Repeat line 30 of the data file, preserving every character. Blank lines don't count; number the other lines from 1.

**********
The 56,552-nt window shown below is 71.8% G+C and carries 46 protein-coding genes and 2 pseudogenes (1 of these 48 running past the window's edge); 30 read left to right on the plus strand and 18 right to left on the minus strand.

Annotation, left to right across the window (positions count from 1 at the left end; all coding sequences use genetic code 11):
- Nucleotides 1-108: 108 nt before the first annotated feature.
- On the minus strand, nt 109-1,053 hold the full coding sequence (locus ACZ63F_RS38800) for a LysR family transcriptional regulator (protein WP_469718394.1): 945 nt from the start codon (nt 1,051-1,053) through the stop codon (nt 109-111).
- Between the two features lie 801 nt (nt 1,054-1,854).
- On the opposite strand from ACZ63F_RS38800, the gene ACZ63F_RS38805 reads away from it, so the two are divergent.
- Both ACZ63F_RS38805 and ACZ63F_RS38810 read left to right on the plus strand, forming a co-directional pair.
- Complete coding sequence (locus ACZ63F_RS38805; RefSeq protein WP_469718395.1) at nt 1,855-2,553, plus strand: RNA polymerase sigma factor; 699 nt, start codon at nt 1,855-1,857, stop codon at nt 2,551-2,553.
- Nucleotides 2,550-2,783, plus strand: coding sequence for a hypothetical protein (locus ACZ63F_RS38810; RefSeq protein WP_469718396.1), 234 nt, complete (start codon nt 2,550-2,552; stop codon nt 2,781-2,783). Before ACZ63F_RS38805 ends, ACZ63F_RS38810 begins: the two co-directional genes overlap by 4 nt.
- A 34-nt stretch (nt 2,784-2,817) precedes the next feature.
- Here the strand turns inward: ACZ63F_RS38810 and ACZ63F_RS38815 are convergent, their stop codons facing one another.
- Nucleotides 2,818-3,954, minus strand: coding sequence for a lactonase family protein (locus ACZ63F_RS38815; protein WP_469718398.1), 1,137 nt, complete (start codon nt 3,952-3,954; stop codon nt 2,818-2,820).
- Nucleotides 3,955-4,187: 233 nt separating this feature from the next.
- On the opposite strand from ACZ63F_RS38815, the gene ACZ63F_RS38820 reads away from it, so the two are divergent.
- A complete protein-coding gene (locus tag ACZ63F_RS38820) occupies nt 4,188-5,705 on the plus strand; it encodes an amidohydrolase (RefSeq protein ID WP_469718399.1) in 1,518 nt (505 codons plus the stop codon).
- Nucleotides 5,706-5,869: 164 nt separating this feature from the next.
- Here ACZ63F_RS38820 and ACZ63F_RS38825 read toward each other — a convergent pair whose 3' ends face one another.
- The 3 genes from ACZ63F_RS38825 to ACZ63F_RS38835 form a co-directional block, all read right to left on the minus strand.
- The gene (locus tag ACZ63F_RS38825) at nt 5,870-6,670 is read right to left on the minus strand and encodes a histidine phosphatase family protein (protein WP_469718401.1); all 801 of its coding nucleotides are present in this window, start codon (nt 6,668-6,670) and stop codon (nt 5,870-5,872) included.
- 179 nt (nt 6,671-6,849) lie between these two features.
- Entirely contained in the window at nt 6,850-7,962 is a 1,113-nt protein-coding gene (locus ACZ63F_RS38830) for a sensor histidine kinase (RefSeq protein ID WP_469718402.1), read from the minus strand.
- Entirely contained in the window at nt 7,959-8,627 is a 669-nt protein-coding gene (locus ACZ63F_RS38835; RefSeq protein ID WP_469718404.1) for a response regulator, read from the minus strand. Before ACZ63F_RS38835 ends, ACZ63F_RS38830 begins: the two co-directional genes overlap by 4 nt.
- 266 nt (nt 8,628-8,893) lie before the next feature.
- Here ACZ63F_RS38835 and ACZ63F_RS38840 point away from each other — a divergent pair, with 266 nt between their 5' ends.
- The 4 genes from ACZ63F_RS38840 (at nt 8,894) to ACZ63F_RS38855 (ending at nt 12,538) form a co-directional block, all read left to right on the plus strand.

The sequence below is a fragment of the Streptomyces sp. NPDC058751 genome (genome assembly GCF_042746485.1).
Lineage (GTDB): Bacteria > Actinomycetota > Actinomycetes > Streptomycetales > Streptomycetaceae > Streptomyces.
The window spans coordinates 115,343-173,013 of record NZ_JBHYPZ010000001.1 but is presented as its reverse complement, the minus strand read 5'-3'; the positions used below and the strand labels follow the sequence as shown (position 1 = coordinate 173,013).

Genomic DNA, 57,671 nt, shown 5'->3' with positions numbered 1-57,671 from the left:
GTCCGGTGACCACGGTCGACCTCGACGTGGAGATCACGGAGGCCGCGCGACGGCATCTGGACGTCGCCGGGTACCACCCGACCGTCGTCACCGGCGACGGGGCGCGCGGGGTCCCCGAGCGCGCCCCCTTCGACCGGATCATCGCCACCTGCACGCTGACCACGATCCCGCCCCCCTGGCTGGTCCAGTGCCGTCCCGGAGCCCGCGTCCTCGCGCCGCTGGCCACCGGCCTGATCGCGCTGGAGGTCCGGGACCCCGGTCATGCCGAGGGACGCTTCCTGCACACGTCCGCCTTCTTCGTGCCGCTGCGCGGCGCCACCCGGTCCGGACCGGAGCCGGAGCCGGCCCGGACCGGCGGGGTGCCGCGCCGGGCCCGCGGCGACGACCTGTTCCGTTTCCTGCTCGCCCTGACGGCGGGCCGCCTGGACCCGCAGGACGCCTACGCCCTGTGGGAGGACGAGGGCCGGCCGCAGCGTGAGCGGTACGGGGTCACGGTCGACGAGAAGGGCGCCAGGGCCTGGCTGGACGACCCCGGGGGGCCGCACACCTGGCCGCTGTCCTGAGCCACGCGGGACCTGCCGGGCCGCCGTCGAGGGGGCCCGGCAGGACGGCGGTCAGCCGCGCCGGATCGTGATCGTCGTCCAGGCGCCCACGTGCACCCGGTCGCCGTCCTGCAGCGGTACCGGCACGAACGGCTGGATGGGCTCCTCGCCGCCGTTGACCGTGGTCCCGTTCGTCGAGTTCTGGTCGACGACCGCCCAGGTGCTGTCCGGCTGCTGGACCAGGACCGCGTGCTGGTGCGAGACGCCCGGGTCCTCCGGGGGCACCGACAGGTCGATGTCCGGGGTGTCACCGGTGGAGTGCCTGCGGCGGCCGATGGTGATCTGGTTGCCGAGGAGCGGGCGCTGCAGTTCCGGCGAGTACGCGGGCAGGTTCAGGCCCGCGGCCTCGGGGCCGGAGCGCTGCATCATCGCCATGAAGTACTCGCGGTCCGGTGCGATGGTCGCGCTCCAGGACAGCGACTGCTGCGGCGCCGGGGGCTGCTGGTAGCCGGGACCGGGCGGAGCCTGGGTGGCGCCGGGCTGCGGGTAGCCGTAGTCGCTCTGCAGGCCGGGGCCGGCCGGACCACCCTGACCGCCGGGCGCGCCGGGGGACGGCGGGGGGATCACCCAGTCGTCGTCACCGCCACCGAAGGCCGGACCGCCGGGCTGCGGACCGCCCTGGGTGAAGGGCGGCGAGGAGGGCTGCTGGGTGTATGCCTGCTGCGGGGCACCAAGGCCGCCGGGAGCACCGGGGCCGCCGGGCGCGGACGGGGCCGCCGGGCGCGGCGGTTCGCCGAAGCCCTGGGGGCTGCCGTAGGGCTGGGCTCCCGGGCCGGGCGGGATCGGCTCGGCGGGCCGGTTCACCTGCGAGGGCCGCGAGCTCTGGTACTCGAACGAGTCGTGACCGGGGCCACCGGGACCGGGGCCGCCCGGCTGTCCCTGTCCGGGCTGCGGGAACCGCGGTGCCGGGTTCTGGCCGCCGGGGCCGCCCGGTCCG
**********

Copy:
GTCCGGTGACCACGGTCGACCTCGACGTGGAGATCACGGAGGCCGCGCGACGGCATCTGGACGTCGCCGGGTACCACCCGACCGTCGTCACCGGCGACGGGGCGCGCGGGGTCCCCGAGCGCGCCCCCTTCGACCGGATCATCGCCACCTGCACGCTGACCACGATCCCGCCCCCCTGGCTGGTCCAGTGCCGTCCCGGAGCCCGCGTCCTCGCGCCGCTGGCCACCGGCCTGATCGCGCTGGAGGTCCGGGACCCCGGTCATGCCGAGGGACGCTTCCTGCACACGTCCGCCTTCTTCGTGCCGCTGCGCGGCGCCACCCGGTCCGGACCGGAGCCGGAGCCGGCCCGGACCGGCGGGGTGCCGCGCCGGGCCCGCGGCGACGACCTGTTCCGTTTCCTGCTCGCCCTGACGGCGGGCCGCCTGGACCCGCAGGACGCCTACGCCCTGTGGGAGGACGAGGGCCGGCCGCAGCGTGAGCGGTACGGGGTCACGGTCGACGAGAAGGGCGCCAGGGCCTGGCTGGACGACCCCGGGGGGCCGCACACCTGGCCGCTGTCCTGAGCCACGCGGGACCTGCCGGGCCGCCGTCGAGGGGGCCCGGCAGGACGGCGGTCAGCCGCGCCGGATCGTGATCGTCGTCCAGGCGCCCACGTGCACCCGGTCGCCGTCCTGCAGCGGTACCGGCACGAACGGCTGGATGGGCTCCTCGCCGCCGTTGACCGTGGTCCCGTTCGTCGAGTTCTGGTCGACGACCGCCCAGGTGCTGTCCGGCTGCTGGACCAGGACCGCGTGCTGGTGCGAGACGCCCGGGTCCTCCGGGGGCACCGACAGGTCGATGTCCGGGGTGTCACCGGTGGAGTGCCTGCGGCGGCCGATGGTGATCTGGTTGCCGAGGAGCGGGCGCTGCAGTTCCGGCGAGTACGCGGGCAGGTTCAGGCCCGCGGCCTCGGGGCCGGAGCGCTGCATCATCGCCATGAAGTACTCGCGGTCCGGTGCGATGGTCGCGCTCCAGGACAGCGACTGCTGCGGCGCCGGGGGCTGCTGGTAGCCGGGACCGGGCGGAGCCTGGGTGGCGCCGGGCTGCGGGTAGCCGTAGTCGCTCTGCAGGCCGGGGCCGGCCGGACCACCCTGACCGCCGGGCGCGCCGGGGGACGGCGGGGGGATCACCCAGTCGTCGTCACCGCCACCGAAGGCCGGACCGCCGGGCTGCGGACCGCCCTGGGTGAAGGGCGGCGAGGAGGGCTGCTGGGTGTATGCCTGCTGCGGGGCACCAAGGCCGCCGGGAGCACCGGGGCCGCCGGGCGCGGACGGGGCCGCCGGGCGCGGCGGTTCGCCGAAGCCCTGGGGGCTGCCGTAGGGCTGGGCTCCCGGGCCGGGCGGGATCGGCTCGGCGGGCCGGTTCACCTGCGAGGGCCGCGAGCTCTGGTACTCGAACGAGTCGTGACCGGGGCCACCGGGACCGGGGCCGCCCGGCTGTCCCTGTCCGGGCTGCGGGAACCGCGGTGCCGGGTTCTGGCCGCCGGGGCCGCCCGGTCCG